A peek into the past aboard the Spirit of Kamloops

ALL ABOARD: The restored KHR 2141 steam engine at the station ready to whisk passengers away on a trip to Kamloops’ historical past. The steam engine winds through the train’s old route as passengers learn about the city’s western heritage and railway operations in the old days. Train robbers on horseback, people in early 1900s costume, real gold bars and a stop by St. Joseph’s Historic Church make the Spirit of Kamloops railtour a famous summer activity for tourists and locals alike. Photo contributed by the Kamloops Heritage Railway Society.

There’s something to be said for railway travel in the city. The Spirit of Kamloops train ride opens up a whole new dimension of Kamloops that’s not readily apparent from cruising the city’s roads in a car. It’s rather like hopping aboard Hogwarts Express, the steam train that transports students into a world of magic in the famous Harry Potter series.

While you don’t have to be a history buff to enjoy a ride aboard the Spirit of Kamloops rail tour, chances are, you’ll get an appreciation of Kamloops’ rich historical past by the time the tour is over.

It all began with KHR 2141, also known as Spirit of Kamloops. The steam locomotive has come a long way since it was first built by the Canadian Locomotive Company in Ontario 99 years ago. After years of hauling freight the train escaped demolition when it was acquired by the City of Kamloops in 1961 and was used as a static display at Riverside Park. But after 33 years, just when people were starting to think that the hulking, rusty and vandalized 2141 had come to the end of its usefulness, it underwent another transformation—and this time it involved bringing the old engine out of retirement, and putting it back on the tracks.

The non-profit Kamloops Heritage Railtour Society was formed to breathe new life into the 2141. Many thought it wasn’t possible. Eight years of painstaking work and 80,000 volunteer hours later, the locomotive steam engine was reborn. Now, it’s the main highlight of a heritage rail tour that attracts people from all over.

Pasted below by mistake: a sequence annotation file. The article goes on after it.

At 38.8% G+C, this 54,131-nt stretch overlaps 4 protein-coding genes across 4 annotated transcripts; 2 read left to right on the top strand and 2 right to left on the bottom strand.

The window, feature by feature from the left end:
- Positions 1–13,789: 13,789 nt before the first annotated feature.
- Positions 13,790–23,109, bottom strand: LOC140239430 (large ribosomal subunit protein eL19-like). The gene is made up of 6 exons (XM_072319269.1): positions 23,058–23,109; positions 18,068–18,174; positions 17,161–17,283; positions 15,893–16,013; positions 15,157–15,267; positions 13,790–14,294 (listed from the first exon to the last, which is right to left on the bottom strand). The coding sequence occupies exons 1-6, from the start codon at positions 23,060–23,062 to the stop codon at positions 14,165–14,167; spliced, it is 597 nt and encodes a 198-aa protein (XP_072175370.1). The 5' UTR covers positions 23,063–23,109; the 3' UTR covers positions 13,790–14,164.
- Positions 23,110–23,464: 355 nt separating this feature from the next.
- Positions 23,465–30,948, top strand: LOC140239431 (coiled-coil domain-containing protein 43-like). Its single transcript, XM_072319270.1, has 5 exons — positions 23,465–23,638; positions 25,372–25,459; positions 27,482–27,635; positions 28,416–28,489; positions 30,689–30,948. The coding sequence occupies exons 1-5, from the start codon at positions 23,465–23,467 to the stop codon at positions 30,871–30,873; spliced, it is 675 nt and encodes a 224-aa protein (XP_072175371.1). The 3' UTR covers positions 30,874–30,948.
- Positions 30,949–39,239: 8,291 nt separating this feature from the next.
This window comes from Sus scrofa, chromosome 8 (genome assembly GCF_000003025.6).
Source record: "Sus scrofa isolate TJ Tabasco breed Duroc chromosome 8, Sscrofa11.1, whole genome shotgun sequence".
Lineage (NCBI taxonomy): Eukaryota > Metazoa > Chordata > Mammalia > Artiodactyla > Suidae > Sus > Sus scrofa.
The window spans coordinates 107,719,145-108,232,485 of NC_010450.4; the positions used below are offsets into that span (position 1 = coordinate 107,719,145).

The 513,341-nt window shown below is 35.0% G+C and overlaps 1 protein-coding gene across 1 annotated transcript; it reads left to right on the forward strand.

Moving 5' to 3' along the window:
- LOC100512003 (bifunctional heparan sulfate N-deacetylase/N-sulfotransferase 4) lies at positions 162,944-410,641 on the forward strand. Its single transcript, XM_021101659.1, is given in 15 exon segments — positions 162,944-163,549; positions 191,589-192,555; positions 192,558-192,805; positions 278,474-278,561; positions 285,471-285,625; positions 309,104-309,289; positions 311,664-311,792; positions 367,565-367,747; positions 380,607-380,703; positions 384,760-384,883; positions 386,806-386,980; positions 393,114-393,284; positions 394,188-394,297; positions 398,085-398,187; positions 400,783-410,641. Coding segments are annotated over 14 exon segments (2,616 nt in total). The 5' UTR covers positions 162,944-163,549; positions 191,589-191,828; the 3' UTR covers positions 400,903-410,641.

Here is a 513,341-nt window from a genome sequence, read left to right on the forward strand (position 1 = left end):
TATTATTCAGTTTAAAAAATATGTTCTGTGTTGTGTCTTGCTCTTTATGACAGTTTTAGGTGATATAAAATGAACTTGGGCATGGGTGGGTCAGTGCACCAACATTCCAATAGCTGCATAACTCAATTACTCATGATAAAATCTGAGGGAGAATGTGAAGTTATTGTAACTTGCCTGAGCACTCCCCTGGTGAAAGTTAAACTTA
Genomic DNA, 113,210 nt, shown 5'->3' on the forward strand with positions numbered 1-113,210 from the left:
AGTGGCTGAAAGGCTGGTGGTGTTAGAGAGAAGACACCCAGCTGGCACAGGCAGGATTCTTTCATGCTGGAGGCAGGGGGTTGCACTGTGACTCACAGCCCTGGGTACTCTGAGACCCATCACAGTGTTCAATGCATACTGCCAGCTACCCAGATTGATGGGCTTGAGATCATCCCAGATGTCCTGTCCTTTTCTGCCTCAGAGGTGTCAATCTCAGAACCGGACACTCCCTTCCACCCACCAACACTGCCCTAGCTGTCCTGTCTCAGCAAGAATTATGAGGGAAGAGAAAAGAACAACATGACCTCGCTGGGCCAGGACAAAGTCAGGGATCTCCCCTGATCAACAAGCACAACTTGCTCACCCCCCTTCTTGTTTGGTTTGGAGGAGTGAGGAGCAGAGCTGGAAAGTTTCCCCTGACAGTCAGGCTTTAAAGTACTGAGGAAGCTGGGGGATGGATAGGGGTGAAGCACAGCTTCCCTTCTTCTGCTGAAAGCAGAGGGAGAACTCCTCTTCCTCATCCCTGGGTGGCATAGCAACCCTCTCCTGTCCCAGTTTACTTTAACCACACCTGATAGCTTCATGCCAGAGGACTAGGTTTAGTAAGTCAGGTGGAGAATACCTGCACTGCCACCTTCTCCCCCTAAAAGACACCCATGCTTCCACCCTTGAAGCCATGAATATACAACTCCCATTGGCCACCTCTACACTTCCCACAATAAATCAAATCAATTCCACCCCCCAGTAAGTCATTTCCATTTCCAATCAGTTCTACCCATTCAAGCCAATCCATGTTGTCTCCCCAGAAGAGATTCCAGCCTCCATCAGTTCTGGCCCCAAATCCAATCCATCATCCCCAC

“It’s really a wow experience and we’ve really stepped it up this year,” said Sally Berry-Magee, the Society’s general manager, of the tour.

Brace yourself to be taken back in time. People dressed in early 1900 period costumes, cowboys in a brawl and train robbers firing their guns on horseback are all part of the experience. If you’re lucky, you may even hold a real gold bar or listen to a live musical performance on board.

Of course, a rail tour isn’t complete without mention of Billy Miner. Close to the end of each tour, actors re-enact the famous heist that occurred just east of Kamloops.

Meg Davies, a Sun Peaks ski instructor and equestrian coach, is one of the actors. Her husband Charlie plays the title role of Billy Miner.

“Once the train comes to a full halt, we come galloping down right beside the train firing our guns with our bandannas on, yelling ‘Where’s the gold?’” said Davies, who said the passengers are always absolutely stoked when it comes to the action packed part of the tour. “You know what, some people haven’t even touched a horse. They love it. They hoot, they holler—it sounds like a hockey game, only we’re on the same team.”

Everything—from costume design, acting, live music and managing the gift shop to train maintenance—are all done by about 100 volunteers.

“When we first started, there were 10 volunteers and now it’s really increased. The excitement is really there,” said Berry-Magee.

After the tour, it’s back to the western town front for some picture taking with the actors and their horses—complete with props of cowboy hats and vests.

For an hour and a half, the Kamloops Heritage Railway tour offers history, sights and amusement. And there’s no better way to see it than on a restored relic of the past.

Tours are run four times a week (Mondays, Tuesdays, Fridays and Saturdays) until the end of August. A guided walking tour exploring the history of the CN Rail station is also available five days a week.

For more information, call 250-374-2141 or visit www.kamrail.com.

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